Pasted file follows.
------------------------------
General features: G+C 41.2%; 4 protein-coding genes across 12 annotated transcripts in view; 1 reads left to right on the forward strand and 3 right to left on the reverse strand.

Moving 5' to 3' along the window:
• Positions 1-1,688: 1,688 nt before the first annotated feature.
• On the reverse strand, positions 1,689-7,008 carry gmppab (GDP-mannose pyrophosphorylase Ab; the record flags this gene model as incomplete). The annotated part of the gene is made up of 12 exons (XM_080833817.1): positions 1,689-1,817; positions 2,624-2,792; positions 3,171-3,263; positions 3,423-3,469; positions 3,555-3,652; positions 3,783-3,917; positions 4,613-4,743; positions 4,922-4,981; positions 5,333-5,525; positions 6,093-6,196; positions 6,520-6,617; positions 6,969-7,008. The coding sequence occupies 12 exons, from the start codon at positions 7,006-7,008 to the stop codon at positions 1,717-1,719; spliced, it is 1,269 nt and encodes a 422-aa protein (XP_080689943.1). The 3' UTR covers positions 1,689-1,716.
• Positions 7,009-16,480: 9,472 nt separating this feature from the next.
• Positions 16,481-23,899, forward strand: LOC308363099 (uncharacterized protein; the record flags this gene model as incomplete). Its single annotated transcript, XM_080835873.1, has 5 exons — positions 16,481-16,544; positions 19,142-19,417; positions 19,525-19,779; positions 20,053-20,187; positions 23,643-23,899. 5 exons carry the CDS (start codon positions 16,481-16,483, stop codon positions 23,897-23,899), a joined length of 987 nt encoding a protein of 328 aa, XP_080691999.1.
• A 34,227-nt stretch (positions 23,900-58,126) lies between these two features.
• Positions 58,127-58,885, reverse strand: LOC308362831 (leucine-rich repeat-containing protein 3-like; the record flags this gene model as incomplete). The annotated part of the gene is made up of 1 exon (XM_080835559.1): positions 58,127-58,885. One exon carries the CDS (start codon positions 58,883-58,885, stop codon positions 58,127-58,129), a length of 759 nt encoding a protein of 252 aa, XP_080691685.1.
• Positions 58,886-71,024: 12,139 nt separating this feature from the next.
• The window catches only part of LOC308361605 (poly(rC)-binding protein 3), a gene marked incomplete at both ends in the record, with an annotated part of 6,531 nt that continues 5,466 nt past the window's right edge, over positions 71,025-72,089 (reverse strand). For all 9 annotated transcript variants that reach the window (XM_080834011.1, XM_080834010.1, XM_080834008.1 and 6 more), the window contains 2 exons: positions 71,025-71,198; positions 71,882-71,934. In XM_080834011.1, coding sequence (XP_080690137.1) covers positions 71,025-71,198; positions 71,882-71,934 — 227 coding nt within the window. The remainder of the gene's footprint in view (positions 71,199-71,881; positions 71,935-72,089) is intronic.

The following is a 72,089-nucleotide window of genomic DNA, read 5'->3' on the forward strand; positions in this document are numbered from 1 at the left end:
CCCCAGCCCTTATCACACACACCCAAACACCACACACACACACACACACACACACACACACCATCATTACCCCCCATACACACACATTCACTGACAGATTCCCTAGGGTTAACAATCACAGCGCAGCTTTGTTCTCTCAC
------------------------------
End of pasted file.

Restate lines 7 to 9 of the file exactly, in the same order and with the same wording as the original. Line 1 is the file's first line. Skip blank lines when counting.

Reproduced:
• A 34,227-nt stretch (positions 23,900-58,126) lies between these two features.
• Positions 58,127-58,885, reverse strand: LOC308362831 (leucine-rich repeat-containing protein 3-like; the record flags this gene model as incomplete). The annotated part of the gene is made up of 1 exon (XM_080835559.1): positions 58,127-58,885. One exon carries the CDS (start codon positions 58,883-58,885, stop codon positions 58,127-58,129), a length of 759 nt encoding a protein of 252 aa, XP_080691685.1.
• Positions 58,886-71,024: 12,139 nt separating this feature from the next.